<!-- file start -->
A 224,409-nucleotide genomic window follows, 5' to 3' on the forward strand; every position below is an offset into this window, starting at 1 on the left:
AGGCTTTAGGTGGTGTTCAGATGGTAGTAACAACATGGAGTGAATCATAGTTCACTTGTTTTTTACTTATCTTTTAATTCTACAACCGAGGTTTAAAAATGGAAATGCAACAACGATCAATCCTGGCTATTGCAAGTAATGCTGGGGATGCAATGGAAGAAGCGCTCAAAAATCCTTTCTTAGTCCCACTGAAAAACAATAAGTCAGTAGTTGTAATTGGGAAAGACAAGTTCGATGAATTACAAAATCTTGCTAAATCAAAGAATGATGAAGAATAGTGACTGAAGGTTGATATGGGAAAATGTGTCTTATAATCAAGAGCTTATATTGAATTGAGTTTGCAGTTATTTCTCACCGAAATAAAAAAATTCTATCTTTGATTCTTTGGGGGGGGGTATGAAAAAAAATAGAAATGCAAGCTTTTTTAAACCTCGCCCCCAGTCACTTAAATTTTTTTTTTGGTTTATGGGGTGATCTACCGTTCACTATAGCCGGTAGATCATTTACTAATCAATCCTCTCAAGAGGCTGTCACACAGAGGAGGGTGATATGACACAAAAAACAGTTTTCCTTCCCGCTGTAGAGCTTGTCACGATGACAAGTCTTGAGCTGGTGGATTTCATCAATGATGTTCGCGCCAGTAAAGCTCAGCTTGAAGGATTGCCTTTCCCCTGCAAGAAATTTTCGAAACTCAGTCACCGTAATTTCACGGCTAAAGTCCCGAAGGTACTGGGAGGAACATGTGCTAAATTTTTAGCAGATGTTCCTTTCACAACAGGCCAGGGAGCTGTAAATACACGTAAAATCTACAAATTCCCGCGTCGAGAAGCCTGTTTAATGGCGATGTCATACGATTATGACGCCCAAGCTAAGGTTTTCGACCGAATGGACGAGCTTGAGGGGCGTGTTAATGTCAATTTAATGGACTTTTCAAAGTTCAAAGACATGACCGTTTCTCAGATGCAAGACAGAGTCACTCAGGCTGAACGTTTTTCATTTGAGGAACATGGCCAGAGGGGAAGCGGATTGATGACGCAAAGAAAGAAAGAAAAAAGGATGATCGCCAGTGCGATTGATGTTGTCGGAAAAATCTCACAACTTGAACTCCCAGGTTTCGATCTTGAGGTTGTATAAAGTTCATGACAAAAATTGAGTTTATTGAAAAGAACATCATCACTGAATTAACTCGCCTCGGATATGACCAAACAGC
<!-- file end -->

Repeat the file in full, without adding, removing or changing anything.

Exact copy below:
A 224,409-nucleotide genomic window follows, 5' to 3' on the forward strand; every position below is an offset into this window, starting at 1 on the left:
AGGCTTTAGGTGGTGTTCAGATGGTAGTAACAACATGGAGTGAATCATAGTTCACTTGTTTTTTACTTATCTTTTAATTCTACAACCGAGGTTTAAAAATGGAAATGCAACAACGATCAATCCTGGCTATTGCAAGTAATGCTGGGGATGCAATGGAAGAAGCGCTCAAAAATCCTTTCTTAGTCCCACTGAAAAACAATAAGTCAGTAGTTGTAATTGGGAAAGACAAGTTCGATGAATTACAAAATCTTGCTAAATCAAAGAATGATGAAGAATAGTGACTGAAGGTTGATATGGGAAAATGTGTCTTATAATCAAGAGCTTATATTGAATTGAGTTTGCAGTTATTTCTCACCGAAATAAAAAAATTCTATCTTTGATTCTTTGGGGGGGGGTATGAAAAAAAATAGAAATGCAAGCTTTTTTAAACCTCGCCCCCAGTCACTTAAATTTTTTTTTTGGTTTATGGGGTGATCTACCGTTCACTATAGCCGGTAGATCATTTACTAATCAATCCTCTCAAGAGGCTGTCACACAGAGGAGGGTGATATGACACAAAAAACAGTTTTCCTTCCCGCTGTAGAGCTTGTCACGATGACAAGTCTTGAGCTGGTGGATTTCATCAATGATGTTCGCGCCAGTAAAGCTCAGCTTGAAGGATTGCCTTTCCCCTGCAAGAAATTTTCGAAACTCAGTCACCGTAATTTCACGGCTAAAGTCCCGAAGGTACTGGGAGGAACATGTGCTAAATTTTTAGCAGATGTTCCTTTCACAACAGGCCAGGGAGCTGTAAATACACGTAAAATCTACAAATTCCCGCGTCGAGAAGCCTGTTTAATGGCGATGTCATACGATTATGACGCCCAAGCTAAGGTTTTCGACCGAATGGACGAGCTTGAGGGGCGTGTTAATGTCAATTTAATGGACTTTTCAAAGTTCAAAGACATGACCGTTTCTCAGATGCAAGACAGAGTCACTCAGGCTGAACGTTTTTCATTTGAGGAACATGGCCAGAGGGGAAGCGGATTGATGACGCAAAGAAAGAAAGAAAAAAGGATGATCGCCAGTGCGATTGATGTTGTCGGAAAAATCTCACAACTTGAACTCCCAGGTTTCGATCTTGAGGTTGTATAAAGTTCATGACAAAAATTGAGTTTATTGAAAAGAACATCATCACTGAATTAACTCGCCTCGGATATGACCAAACAGC